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You don't want to work for any of them.

Looking Weird at Work

This morning I was clip-clopping through the third floor stairwell of my office building. I don’t work on the third floor, it’s a completely separate department that I have no contact with; it’s just where the good coffee lives.

I passed someone on the stairs, and we glanced at each other and gave polite smiles. Then I heard her do a double-take behind me.

“Hey,” this perfect stranger said, “I don’t mean to be weird, but can I ask where you work within the company? My friends and I have seen you in the hallways and we keep trying to figure out where you work.”

It’s a strange question, right? But I know why she was asking.

It’s because I’m weird-looking.

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You Need to Ask for a Fucking Raise

A new whiskey distillery opened near my office. And because we work for a publishing house and some stereotypes exist for a reason, my coworkers and I went for happy hour the day it opened. Which is how I found myself drunkenly badgering three of my female coworkers about their income (if this is shocking to you, you must be new here).

At issue was the fact that none of them had ever asked for a raise. Ever. And as I listened to their lame excuses I felt the worst kind of déjà vu. All of their reasoning and fear sounded so familiar to my own personal experience.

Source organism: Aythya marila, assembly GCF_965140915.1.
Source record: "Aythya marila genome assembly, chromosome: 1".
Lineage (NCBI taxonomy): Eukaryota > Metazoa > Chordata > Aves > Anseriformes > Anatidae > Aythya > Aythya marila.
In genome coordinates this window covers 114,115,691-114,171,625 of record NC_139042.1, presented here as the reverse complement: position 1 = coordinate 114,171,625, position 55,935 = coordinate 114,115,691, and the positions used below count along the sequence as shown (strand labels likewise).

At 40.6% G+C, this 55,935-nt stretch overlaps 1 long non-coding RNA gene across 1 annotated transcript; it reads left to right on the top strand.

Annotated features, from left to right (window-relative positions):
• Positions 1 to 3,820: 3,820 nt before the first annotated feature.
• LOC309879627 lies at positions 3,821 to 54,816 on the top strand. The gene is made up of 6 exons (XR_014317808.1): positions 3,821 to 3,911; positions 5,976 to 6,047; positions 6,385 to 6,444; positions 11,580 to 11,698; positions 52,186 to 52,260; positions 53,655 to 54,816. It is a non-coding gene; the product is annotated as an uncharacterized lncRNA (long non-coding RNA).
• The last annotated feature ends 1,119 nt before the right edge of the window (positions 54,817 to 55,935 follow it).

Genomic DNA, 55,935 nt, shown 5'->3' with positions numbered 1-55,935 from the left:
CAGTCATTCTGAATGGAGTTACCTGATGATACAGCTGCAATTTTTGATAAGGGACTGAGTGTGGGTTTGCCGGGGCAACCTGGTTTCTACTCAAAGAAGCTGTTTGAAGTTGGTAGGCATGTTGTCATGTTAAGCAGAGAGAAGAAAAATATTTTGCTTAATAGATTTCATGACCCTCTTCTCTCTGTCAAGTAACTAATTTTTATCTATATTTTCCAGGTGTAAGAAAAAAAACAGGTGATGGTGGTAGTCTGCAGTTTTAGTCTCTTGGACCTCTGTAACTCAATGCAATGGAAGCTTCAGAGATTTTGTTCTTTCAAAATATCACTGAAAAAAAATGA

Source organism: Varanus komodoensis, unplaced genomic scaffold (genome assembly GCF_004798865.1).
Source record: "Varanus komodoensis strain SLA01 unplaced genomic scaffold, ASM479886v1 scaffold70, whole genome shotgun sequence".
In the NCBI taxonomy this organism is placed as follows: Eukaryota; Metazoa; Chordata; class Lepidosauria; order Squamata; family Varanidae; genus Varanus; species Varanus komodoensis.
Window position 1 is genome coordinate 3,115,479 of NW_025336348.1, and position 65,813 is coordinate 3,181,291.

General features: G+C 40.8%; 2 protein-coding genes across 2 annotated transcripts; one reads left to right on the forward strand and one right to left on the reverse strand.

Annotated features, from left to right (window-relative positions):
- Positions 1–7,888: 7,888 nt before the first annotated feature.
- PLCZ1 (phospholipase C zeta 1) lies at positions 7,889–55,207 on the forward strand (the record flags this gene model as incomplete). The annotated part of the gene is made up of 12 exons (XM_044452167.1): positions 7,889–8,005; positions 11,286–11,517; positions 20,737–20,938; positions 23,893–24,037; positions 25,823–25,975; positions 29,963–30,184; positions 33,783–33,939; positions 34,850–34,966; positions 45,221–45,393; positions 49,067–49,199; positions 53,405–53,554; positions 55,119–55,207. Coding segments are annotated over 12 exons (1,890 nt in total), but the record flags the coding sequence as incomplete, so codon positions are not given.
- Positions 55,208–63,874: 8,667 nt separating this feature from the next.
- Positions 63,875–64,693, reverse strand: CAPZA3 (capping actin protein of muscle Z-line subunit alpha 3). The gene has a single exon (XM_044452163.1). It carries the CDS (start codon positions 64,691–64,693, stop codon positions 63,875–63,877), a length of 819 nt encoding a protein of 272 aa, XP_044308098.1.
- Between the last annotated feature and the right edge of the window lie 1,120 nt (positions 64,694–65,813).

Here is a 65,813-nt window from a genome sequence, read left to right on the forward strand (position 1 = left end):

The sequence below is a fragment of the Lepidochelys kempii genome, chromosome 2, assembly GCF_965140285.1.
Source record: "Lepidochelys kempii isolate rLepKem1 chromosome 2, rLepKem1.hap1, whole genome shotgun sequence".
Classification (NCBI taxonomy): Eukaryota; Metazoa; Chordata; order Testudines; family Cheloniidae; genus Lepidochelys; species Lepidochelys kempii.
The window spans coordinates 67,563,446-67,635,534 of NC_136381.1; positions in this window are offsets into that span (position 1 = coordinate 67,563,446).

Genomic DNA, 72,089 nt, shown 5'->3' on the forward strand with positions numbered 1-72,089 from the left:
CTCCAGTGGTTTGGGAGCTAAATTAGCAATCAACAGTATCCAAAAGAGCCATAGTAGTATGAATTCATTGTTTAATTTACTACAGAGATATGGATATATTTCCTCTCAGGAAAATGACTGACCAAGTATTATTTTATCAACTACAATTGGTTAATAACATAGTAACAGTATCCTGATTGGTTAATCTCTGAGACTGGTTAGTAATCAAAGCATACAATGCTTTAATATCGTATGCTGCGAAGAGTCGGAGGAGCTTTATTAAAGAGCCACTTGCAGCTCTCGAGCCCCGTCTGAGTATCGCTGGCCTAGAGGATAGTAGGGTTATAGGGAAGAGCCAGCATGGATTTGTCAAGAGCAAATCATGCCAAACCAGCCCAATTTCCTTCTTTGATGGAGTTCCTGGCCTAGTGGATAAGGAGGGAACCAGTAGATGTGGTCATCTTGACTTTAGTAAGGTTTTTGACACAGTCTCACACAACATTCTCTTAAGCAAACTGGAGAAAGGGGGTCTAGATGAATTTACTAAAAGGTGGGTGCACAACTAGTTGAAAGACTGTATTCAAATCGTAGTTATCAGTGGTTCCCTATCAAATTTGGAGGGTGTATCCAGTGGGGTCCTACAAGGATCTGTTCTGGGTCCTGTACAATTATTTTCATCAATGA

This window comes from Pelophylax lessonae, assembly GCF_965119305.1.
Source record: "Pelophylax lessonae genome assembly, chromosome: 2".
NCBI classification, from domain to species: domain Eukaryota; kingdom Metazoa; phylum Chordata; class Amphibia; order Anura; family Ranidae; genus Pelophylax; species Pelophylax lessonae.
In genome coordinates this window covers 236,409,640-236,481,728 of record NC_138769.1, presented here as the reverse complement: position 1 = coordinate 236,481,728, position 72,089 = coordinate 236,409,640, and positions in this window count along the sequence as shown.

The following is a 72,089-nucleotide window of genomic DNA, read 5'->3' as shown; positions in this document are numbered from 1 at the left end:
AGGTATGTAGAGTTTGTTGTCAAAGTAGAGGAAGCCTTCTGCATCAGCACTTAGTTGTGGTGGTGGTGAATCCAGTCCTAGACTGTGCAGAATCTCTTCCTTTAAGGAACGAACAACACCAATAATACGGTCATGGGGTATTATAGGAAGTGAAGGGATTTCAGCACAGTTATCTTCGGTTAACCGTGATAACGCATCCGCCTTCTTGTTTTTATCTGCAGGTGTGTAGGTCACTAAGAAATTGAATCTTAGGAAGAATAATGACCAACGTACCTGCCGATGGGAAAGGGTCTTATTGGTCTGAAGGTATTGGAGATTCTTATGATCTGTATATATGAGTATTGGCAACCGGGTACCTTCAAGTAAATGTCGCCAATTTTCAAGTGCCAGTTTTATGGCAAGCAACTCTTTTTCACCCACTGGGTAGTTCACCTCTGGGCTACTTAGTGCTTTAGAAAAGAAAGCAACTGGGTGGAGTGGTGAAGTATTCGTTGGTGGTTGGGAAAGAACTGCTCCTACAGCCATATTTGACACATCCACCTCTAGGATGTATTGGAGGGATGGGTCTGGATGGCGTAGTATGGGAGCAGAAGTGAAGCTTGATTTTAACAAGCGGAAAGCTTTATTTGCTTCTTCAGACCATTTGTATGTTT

Because if you recall, I too had once waffled about asking for a raise. And I think of the whole miserable time just like the Alamo: NEVER AGAIN. (That’s how the saying goes, right? … right? Right.)

Apparently not, because if my coworkers are still struggling with all the same hang-ups about asking for a raise that I once had, then chances are some of you are too. And it is my sworn duty as a personal finance blogger and Loud Internet Woman to type words at you until you get the hell over it! So here goes.

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Alas, is there any escape from the wicked, Beargloved hand of the patriarchy?

The Pink Tax, Or: How I Learned to Love Smelling Like “Bearglove”

Gather round, you brilliant budgeting baby bears, while I ‘splain you one of the greatest economic injustices known to womankind. Yes, once again sexism is rearing its ugly head and unnecessarily cocking up our financial goals. Try not to act so surprised.

Did you know that women pay more for imported products than men do? How about personal hygiene and self care products? Healthcare? Dry cleaning? It’s true, and this cost discrepancy is known as the Pink Tax.

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The truth is that salary secrecy does very little to benefit the employee, and quite a lot to benefit the executive class of old white jerks who've been setting American salaries for generations.

One Easy Thing Men Can Do to Help Close the Gender Wage Gap

If you’re a rad feminist guy who loves the women in his life and wants to make life fairer for everyone, there’s one incredibly easy thing you can do—right now—to close the gender wage gap. Are you ready? Here it is…

Tell your female coworkers how much money you make.

And be specific and honest: no ranges, no euphemisms, the exact number that appears on your paycheck. And don’t skip the bonuses and raises either. This is a tremendous boon to yourself as well as them. Here’s why.